Many of us often ask ourselves how to properly manage household waste. Do we have an obligation to sort waste? Do we face penalties for improper waste management? And how are municipal waste charges set?
Nobody likes the sight of large landfills, which are not only unaesthetic but also pose a health and hygiene risk and a burden on the environment. Landfilling should therefore be phased out in the European Union by 2030.
The so-called waste hierarchy is used to reduce the amount of waste going to landfill. “Most people in the Czech Republic regularly recycle waste, but few know that recycling is only third in the waste hierarchy, which is enshrined in the Waste Act on the basis of European regulations. Prevention and reuse take priority over recycling,” explains Eduarda Hekšová, director of the consumer organisation dTest.
The worst situation would occur if no waste was generated. However, the alternative way of life called “zero waste”, i.e. life without waste, is still an unattainable ideal. Although many people try to move towards this ideal, it can be demotivating when the amount of waste produced is not reflected, for example, in the amount of municipal waste charges.
The municipal waste charge is set by each municipality independently in accordance with the Waste Act and the Local Charges Act. The amount of the fee may vary from municipality to municipality. Only the maximum amount of the fee, CZK 1 000, is set by law. However, a municipality may decide not to levy a municipal waste fee.
The council is able to choose the criteria on which it sets the municipal waste charge. The first criterion may be permanent residence or ownership of property in the municipality. However, this is a very formal criterion which does not take into account the amount of waste produced. The second criterion may be the presumption that the activities of an individual in the municipality generate waste. “If the fee is levied on the basis of the second assumption, it is possible to be exempted from the obligation to pay the fee. However, this requires proof that the person does not produce any waste. It is clear from the decisions of the courts that it is not sufficient to show merely that a person disposes of waste elsewhere. For example, if you own a cottage in a municipality that collects the fee based on the second criterion mentioned above, you cannot avoid the fee by taking the waste to your place of residence, where you also pay the fee,” says Eduarda Hekšová.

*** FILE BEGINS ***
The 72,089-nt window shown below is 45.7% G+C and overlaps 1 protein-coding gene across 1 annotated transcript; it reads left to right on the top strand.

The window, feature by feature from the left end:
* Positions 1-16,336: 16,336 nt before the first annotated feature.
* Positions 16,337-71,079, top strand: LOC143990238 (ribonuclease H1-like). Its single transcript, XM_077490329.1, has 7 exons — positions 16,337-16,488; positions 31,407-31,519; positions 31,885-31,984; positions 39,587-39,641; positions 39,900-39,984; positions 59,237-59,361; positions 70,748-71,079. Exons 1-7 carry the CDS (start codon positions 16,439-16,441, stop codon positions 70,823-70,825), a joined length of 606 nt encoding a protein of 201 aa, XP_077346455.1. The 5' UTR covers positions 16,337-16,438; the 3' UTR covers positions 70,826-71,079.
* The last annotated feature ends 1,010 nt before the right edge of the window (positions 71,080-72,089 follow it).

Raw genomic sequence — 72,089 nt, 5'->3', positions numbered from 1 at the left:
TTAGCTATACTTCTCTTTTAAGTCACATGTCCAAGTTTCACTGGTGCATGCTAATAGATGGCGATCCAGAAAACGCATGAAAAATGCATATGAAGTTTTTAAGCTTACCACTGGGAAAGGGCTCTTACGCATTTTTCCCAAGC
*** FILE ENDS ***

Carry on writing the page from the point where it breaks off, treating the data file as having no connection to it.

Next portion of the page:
Because municipalities can choose their own criteria for collecting the municipal waste fee, there is often a situation where you pay the fee more than once. However, some municipalities provide discounts, for example, for students who can prove that they are in another city where they study for most of the year. So it is always a good idea to check the municipality’s fee ordinance.
The municipal waste fee is not the only thing that a municipality decides in relation to waste. The municipality is obliged to establish a waste management system by ordinance.
If you produce waste, you are required to segregate it and dispose of it in designated places in accordance with the municipal ordinance and the Waste Act. Thus, there is an obligation to segregate waste paper, plastic, glass, metals, hazardous waste and biological waste of vegetable origin. The municipality is then obliged to provide places for the disposal of this waste. “Since the beginning of this year, municipalities must also provide places for the disposal of edible oils and fats, which cause clogging of public sewers and pollution of other waste,” warns Eduarda Hekšová.
Failure to segregate waste can be punished as an offence. To sort waste correctly, it is always a good idea to read the instructions on the container. Some wastes can be disposed of together, for example, beverage cartons are properly disposed of in containers with paper in some municipalities and with plastic in others. At the same time, not all types of paper, plastic or metal can be disposed of in containers.
It can in no way restrict the production of municipal waste by individuals and has a duty to allow all municipal waste to be disposed of. It cannot, for example, set a maximum amount of municipal waste that it will accept.
Specific waste that cannot be prevented is household electrical equipment, tyres or lamps and fluorescent tubes. “In this case, producers and sellers are obliged to take back these products to ensure their further use or disposal,” concludes Eduarda Hekšová.